In a recent study, researchers from the University of Aberdeen, Universities of Cambridge and University Michigan find that drugs used to treat obesity can also benefit people with type 2 diabetes.
The study is published in Molecular Metabolism. It explains how this benefit for type 2 diabetes is achieved by acting in the brain.
In the study, the team has found that drug Lorcaserin can modify the activity of neurons that regulate blood glucose levels. In this way, the drug can help control type 2 diabetes.
Lorcaserin is often prescribed to help people lose weight. It works by regulating how hungry one feels.
However, researchers have discovered that the drug can also reduce glucose levels in the body and increase the body’s cells sensitivity to insulin.
When the body fails to produce enough insulin or the body’s cells fail to react to insulin, the situation leads to Type 2 diabetes.
This means that glucose remains in the blood rather than being used as fuel for energy.
One researcher of the study explained that current drugs for type 2 diabetes improve symptoms of this disease by acting in the body.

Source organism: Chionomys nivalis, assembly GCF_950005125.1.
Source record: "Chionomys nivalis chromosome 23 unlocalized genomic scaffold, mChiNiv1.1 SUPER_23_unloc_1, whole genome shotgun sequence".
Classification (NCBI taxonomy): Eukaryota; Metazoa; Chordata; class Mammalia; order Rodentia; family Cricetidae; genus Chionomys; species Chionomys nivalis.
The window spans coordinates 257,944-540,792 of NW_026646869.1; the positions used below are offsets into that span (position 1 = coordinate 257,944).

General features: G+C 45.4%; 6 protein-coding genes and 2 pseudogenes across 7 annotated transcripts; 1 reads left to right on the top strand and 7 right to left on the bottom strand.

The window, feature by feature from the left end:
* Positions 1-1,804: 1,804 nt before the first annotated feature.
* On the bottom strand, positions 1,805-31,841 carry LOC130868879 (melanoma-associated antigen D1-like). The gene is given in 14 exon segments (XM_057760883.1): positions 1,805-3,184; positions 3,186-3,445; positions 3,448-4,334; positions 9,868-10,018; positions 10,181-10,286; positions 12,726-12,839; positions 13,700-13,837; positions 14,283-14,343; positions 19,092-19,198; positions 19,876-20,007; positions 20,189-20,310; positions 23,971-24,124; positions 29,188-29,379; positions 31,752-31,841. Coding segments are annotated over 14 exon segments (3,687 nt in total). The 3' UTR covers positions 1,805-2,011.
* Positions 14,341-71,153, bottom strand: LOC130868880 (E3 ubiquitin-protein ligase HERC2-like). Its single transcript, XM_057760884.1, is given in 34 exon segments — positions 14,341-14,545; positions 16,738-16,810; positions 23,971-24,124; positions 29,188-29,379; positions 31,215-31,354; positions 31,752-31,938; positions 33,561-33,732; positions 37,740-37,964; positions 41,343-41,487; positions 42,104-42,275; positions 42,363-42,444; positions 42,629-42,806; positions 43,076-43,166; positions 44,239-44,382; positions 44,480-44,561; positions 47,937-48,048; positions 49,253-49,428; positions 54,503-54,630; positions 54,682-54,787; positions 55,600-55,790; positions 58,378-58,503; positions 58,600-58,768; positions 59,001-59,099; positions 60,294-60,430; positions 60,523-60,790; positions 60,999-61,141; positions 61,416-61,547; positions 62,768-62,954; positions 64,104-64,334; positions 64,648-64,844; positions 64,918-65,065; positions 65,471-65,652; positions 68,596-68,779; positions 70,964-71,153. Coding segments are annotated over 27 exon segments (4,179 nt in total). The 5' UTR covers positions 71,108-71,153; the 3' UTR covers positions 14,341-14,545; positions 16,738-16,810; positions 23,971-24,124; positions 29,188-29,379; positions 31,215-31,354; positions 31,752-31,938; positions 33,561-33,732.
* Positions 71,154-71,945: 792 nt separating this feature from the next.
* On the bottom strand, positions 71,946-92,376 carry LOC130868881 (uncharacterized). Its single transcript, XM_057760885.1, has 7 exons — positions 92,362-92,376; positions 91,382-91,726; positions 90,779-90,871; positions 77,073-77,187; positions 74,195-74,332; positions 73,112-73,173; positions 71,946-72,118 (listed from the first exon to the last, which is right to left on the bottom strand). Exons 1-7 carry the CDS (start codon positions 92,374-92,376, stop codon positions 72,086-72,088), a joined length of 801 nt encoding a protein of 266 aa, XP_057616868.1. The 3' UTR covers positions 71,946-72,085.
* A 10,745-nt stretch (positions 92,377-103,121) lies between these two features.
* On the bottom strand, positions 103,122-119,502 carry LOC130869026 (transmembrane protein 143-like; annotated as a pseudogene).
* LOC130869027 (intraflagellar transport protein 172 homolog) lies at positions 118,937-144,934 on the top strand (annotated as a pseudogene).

This obesity drug lorcaserin can act in the brain to improve type 2 diabetes.
Lorcaserin targets important brain hormones called pro-opiomelanocortin (POMC) peptides, which are responsible for regulating appetite.
It also sends messages telling us we are full and no longer need to eat, leading to weight loss, the POMC hormones also activate a different brain circuit that helps keep our blood glucose in check.
The current discovery is important because type 2 diabetes is an incredibly prevalent disease in the modern world and new treatment choices are needed.
In the future, more research is needed, but these promising findings provide a completely new direction for type 2 diabetes drug treatment.
They may offer hope to individuals struggling with this disease.
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